The Southwestern Historical Quarterly, Volume 106, July 2002 - April, 2003

146 Southwestern Historical Quarterly July
Texas Smoke: Muzzle-Loaders on the Frontier. By C. F. Eckhardt. (Lubbock: Texas
Tech University Press, 2oo0. Pp. 128. Index. ISBN 0-89672-439-5. $15.95,
paper.)
At first glance this is a misleading book. One would quickly consider it a slim
reference volume, void of footnotes and bibliography, about muzzle-loading
weapons on the Texas frontier. But after the first few pages, it is apparent that
the author intended this for a younger audience. In that light this could be a fun
little volume intended not only to educate but to entertain interested younger
Texas history students.
Certainly Eckhardt's style is free spirited, and for those who do not know the
author, he is a storyteller. Eckhardt loves a good story and sometimes, it appears,
doesn't let the facts get in his way. In one story (on p. 58) he has David Crockett
using "Old Betsy" at the Alamo. "Betsy," in fact, never made it to Texas, and at last
report was still in a bank vault in Arkansas. The section concerning Samuel Colt's
arms sales to the Republic of Texas makes the statement (p. 94) that the weapons
were to "go to the Republic of Texas Regular Army (which existed only on paper
and in Lamar's mind)." The author makes this statement again three paragraphs
later. However a careful examination of even basic sources shows that there was
indeed a Texas Regular Army during Lamar's presidency, complete with a raised
regiment of infantry and cavalry with uniforms and equipment.
In his discussion about Samuel Hamilton Walker and the Colt Walker pistol,
Eckhardt states that Walker wanted Colt pistols for "his company of rangers."
In fact Walker wanted them for Company C, Regiment of Mounted Rifles, a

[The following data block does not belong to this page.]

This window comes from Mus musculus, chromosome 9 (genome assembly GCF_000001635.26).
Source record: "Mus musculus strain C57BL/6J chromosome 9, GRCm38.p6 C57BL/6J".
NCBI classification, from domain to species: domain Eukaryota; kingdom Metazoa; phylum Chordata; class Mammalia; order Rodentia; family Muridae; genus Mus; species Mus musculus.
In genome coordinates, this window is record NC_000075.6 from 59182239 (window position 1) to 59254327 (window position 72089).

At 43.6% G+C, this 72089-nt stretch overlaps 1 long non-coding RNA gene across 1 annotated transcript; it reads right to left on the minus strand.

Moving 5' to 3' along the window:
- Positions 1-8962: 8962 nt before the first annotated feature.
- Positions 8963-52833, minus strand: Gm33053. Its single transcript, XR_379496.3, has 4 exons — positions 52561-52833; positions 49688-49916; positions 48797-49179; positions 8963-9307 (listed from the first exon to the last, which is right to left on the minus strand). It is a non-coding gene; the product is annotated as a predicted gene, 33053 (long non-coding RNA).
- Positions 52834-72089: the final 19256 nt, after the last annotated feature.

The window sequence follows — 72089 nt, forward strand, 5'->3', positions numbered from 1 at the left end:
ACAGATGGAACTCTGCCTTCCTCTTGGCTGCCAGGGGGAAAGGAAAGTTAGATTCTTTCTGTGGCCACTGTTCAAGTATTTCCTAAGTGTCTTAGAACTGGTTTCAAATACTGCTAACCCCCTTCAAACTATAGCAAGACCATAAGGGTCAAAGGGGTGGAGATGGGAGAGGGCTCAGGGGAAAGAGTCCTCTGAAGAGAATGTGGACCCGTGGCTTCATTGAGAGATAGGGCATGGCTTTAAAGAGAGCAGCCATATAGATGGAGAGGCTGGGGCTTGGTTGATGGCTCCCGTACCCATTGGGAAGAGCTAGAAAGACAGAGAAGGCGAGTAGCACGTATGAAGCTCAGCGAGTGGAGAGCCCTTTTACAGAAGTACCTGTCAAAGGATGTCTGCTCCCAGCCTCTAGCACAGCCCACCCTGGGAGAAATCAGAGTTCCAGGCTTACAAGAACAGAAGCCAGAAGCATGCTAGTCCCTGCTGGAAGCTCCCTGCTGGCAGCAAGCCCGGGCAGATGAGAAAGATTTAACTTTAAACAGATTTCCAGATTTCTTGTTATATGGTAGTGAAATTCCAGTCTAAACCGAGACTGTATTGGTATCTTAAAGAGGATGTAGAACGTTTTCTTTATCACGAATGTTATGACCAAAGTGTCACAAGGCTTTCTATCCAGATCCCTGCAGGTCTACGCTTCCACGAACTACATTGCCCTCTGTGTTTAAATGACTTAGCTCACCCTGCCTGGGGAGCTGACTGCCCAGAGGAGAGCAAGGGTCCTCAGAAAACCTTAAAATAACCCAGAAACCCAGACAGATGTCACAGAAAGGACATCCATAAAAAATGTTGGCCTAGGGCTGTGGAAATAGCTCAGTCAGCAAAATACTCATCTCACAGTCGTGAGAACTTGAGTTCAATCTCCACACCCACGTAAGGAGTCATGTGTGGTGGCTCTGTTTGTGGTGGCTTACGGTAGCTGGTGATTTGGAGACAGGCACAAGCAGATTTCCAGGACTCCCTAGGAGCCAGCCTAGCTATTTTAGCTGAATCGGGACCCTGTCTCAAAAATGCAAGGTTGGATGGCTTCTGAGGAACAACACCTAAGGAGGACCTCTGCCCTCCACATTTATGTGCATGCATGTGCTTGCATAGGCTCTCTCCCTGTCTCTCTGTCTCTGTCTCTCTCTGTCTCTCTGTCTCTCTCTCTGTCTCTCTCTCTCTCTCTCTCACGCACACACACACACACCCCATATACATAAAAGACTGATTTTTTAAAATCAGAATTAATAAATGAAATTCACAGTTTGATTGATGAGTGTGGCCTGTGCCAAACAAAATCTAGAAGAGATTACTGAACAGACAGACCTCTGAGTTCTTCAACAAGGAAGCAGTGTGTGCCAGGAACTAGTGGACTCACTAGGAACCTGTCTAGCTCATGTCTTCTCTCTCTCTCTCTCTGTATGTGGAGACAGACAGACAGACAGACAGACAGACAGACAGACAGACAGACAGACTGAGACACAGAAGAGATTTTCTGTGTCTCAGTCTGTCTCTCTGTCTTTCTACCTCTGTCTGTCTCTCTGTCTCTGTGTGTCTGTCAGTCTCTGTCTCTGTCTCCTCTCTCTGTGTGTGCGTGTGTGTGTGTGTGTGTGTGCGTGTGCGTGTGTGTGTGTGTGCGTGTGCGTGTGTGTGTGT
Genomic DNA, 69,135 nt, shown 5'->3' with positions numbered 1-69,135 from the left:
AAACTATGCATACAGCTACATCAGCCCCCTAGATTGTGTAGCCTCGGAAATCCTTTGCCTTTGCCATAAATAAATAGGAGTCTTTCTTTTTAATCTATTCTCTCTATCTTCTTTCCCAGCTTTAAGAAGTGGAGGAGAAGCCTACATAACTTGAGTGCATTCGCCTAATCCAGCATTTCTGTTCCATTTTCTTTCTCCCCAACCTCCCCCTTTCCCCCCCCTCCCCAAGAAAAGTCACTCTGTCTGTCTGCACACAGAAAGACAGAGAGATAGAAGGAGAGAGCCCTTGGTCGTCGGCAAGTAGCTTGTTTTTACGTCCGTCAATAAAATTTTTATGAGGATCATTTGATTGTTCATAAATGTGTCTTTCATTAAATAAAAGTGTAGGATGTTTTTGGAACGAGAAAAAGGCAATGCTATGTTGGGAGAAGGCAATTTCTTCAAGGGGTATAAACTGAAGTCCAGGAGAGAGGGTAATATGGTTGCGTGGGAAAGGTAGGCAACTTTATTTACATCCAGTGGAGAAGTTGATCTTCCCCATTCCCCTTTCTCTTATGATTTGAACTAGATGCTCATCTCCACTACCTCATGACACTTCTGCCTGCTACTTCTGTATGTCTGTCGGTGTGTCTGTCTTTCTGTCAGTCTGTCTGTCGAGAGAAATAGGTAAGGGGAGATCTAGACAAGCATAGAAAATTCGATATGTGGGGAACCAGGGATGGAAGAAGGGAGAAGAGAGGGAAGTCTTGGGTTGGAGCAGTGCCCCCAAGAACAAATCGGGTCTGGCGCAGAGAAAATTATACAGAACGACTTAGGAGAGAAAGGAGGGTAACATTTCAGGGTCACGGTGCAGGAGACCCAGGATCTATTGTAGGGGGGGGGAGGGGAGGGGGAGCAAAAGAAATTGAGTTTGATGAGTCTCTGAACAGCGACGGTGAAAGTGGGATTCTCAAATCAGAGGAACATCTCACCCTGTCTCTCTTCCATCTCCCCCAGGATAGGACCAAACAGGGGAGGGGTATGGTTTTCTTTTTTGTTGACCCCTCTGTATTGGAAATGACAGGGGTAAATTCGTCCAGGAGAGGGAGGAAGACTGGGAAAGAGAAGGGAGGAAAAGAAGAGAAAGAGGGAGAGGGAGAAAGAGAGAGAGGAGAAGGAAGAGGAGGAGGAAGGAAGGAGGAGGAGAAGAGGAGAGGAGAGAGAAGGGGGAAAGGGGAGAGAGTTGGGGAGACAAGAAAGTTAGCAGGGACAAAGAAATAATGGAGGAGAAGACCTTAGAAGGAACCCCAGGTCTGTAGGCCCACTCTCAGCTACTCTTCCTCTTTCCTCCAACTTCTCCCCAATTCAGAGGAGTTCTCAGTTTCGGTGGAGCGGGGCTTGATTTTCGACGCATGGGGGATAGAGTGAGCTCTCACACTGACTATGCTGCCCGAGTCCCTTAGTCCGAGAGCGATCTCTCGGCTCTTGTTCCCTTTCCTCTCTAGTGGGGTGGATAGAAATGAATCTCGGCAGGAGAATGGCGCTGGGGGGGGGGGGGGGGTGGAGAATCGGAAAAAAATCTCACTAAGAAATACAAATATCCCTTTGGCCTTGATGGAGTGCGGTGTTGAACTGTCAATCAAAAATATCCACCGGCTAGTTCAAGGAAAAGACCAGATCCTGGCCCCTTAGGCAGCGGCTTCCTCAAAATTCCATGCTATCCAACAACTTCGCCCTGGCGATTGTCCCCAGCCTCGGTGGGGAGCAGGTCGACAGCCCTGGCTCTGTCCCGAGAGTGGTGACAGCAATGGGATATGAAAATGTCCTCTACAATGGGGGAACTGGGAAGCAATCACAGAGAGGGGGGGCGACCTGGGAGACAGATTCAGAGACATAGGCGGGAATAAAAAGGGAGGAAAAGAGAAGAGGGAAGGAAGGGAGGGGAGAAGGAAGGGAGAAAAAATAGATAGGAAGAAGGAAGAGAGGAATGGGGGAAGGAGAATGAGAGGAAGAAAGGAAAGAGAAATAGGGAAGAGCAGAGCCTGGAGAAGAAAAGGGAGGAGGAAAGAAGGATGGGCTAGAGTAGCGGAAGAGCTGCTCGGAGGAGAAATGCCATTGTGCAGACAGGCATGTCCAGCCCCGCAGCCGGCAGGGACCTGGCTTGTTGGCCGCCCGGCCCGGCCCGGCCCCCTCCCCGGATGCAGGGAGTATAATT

regular army unit that Walker raised in Baltimore and commanded toward the
end of the Mexican War. Eckhardt furthers this by stating that upon Walker's
death at Huamantla, it "took a regiment of U.S. Dragoons to corral Walker's
ranger company," when in fact there were no Texas Rangers at the battle and
Walker's Company were the U.S. Regulars. Eckhardt further complicates the
history by saying Walker was born in Virginia, when in fact he was from Prince
George County, Maryland. If these types of errors can be found in the above-
mentioned sections, one has to wonder what other mistakes slipped into the
narrative as well.
Where does this leave Texas Smoke as an educational tool for young Texans? In
the history department it falls short, but as to how weapons worked on the Texas
frontier it does its job. The problem is balancing the historical errors with the
accuracy of firearm mechanics.
Landmark Inn State Historical Park KEVIN R. YOUNG
Empresarzos' Children: The Welders of Texas. By Bill and Marjorie K. Walraven.
(Corpus Christi: Javelina Press, 2000. Pp. 256. Introduction, epilogue, lin-
eages, index. ISBN 0-9646325-4-3. $36.95, cloth.)
A few miles north of Sinton, U.S. Highway 181 runs past the Rob and Bessie
Welder Wildlife Refuge, Dedicated in 1961, it sits on seventy-eight hundred acres
along the south bank of the Aransas River, and its support foundation subsidizes
graduate student research in several areas of soil, plant, and wild animal manage-
ment and conservation. The refuge and foundation acknowledge a little-heralded

Texas State Historical Association. The Southwestern Historical Quarterly, Volume 106, July 2002 - April, 2003. Austin, Texas. The Portal to Texas History. http://texashistory.unt.edu/ark:/67531/metapth101223/. Accessed April 21, 2014.